This is proven not to be a very good approach, I would say. There are many downsides to it, and many issues may arise. For starters, translation – even with the best translating tools – is not at its best right now.  You can simply tell that it was translated, but it's removed a lot of other information. For example, you can use Google Translate and write something with typos.  And then when it translates, it removes the typos. So if you're gonna train a model based on this translated text, it will only understand very well-written messages. 

Because everything comes from the same source, Google Translate. But it is better to have a representation of these messages, as we were saying before, which is applicable to not one language, but more languages. And whenever your classifier, such as SNGP, learns this, you can speak in another language to it. 

And it will understand because you already gave it some examples, let's say in English. So the bot will understand whenever you're speaking in German. Even though it is not trained in German, it understands. Because it already was trained on very similar information and very similar text. 

AW: But what if it's a dialect or subset of a language? 

MA: Well, dialects are different forms of writing the same language. And it depends on the dialect itself. As an analogy, if you imagine a language like a tree, then the dialects are the leaves of that same tree.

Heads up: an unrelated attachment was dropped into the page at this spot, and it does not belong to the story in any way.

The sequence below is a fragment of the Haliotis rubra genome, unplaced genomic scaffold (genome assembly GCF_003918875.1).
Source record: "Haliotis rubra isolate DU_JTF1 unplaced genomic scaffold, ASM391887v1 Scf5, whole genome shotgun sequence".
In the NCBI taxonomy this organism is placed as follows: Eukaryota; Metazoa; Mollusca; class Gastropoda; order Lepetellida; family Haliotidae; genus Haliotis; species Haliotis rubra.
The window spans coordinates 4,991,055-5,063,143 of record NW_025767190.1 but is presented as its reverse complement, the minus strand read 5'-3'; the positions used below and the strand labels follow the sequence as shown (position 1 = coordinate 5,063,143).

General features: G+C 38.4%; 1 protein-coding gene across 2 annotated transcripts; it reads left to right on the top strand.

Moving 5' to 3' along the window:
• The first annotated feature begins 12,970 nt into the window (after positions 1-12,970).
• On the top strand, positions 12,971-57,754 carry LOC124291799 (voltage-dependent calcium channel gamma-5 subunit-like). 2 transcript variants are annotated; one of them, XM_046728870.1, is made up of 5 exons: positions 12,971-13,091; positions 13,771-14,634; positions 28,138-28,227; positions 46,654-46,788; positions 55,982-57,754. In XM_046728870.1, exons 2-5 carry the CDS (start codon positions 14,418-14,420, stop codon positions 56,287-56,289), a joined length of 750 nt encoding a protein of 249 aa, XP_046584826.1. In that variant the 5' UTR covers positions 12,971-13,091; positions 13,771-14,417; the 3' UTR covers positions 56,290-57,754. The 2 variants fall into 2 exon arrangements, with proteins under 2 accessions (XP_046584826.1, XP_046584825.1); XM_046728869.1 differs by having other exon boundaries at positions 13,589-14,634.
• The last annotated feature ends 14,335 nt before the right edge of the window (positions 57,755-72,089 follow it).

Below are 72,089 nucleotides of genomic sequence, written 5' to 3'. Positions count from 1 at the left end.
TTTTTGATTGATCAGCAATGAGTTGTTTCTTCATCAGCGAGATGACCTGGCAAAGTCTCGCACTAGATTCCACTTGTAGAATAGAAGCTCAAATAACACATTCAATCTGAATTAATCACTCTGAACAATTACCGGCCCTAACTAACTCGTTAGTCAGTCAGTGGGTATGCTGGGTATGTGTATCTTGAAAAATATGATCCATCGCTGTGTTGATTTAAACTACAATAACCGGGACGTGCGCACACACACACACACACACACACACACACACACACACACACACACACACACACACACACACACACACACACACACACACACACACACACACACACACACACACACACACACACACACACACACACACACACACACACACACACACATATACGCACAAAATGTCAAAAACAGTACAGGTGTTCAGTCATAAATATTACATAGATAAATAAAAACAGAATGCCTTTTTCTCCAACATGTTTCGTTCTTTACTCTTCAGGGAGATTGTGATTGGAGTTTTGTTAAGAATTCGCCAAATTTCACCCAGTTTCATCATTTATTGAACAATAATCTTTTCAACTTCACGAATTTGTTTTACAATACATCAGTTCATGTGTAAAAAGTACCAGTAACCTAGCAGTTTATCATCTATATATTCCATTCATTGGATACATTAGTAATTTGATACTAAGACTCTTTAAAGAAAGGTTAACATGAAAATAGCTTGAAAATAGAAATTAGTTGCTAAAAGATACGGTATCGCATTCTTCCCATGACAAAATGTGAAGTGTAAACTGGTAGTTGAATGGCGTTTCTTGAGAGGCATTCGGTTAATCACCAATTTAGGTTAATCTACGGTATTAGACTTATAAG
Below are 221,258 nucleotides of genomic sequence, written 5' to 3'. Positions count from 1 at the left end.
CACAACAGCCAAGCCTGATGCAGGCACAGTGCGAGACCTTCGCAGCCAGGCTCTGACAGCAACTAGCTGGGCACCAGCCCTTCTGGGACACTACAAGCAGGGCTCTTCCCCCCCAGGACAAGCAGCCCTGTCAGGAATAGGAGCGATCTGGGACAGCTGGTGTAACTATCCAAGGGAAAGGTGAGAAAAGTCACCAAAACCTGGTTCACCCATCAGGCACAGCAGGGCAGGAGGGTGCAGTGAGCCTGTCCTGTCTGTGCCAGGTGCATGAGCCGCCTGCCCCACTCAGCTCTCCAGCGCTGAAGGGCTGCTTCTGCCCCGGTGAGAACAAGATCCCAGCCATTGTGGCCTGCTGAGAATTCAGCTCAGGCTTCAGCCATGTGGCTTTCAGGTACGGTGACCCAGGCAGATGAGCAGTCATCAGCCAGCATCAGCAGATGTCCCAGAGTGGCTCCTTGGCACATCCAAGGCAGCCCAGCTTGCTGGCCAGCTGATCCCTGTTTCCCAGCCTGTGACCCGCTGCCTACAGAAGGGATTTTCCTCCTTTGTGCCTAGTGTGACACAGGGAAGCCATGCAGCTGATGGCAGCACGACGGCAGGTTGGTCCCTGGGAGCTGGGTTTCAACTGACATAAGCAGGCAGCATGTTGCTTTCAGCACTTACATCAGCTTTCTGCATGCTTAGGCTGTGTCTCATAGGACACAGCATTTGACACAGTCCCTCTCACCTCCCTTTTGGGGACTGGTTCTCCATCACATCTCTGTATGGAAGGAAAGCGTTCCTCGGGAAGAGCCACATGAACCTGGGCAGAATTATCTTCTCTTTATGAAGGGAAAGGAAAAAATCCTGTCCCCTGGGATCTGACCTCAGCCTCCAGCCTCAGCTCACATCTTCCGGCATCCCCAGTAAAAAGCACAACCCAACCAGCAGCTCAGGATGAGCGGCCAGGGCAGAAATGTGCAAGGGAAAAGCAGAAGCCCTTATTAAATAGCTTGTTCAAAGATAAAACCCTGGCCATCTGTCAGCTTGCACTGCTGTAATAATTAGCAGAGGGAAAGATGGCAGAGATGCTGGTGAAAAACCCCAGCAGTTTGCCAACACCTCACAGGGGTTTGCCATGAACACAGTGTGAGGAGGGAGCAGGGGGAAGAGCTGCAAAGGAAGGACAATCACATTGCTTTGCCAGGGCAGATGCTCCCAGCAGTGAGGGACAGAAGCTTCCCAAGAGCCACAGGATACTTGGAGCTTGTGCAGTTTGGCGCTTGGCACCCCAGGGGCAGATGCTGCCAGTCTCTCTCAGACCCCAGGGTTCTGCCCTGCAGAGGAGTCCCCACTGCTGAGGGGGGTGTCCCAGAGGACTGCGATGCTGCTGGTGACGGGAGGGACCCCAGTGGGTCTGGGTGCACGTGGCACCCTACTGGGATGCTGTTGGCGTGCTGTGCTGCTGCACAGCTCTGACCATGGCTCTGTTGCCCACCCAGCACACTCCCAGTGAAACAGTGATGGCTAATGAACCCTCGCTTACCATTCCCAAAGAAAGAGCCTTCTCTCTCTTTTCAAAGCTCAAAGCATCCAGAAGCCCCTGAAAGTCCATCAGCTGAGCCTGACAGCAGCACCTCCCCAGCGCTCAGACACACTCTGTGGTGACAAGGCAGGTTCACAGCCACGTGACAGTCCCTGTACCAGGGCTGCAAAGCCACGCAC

But between these different dialects, maybe some word means something very different compared to another dialect. It's tricky because you will give it an example, where you are saying this means “cancellation.” And then someone with a different dialect will write it in a very different way, which may be similar to other intents.

So in order to approach it, I personally think that SNGP does a quite good job on this because it creates a general understanding of the concept instead of just being a classifier. 

AW: I appreciate your metaphor of the trees and leaves, that's a very helpful way to approach it. So what's the benefit of having your team here in house at Ultimate versus say, maybe outsourcing some of that?  

MW: That's a good question. Ultimate is an AI company because our core foundation and all of the features that we provide are based on AI. And it is not as if this was the case only since generative AI came out. I was hired and my colleagues were hired at the very beginning.

In fact, Jakko, one of the co-founders and chief science officer, has been there from the very beginning because the entire product is based on core AI functionality.

"It totally makes sense that you should have an in-house AI team, not just of AI researchers but also machine learning engineers. If you are creating some kind of innovation, you should be able to scale it. You should be able to track issues. You should also be able to shape it to huge amounts of requests. So there's not just a few people, but a noticeable portion of Ultimate is just doing AI."  

AW: Yeah, that's amazing. I think maybe, the next time we chat, I'd love to delve into a little bit more about prioritization between the ML teams and the AI. But I know we're running out of time here. So maybe you could just talk about what's next for you and the team.  

MA: Well, the next is going to be groundbreaking. 

AW: So exciting. Thank you so much, Meysam. I’m really happy to have you here with us today and we'll speak to you soon. 

MA: Thank you very much. Bye.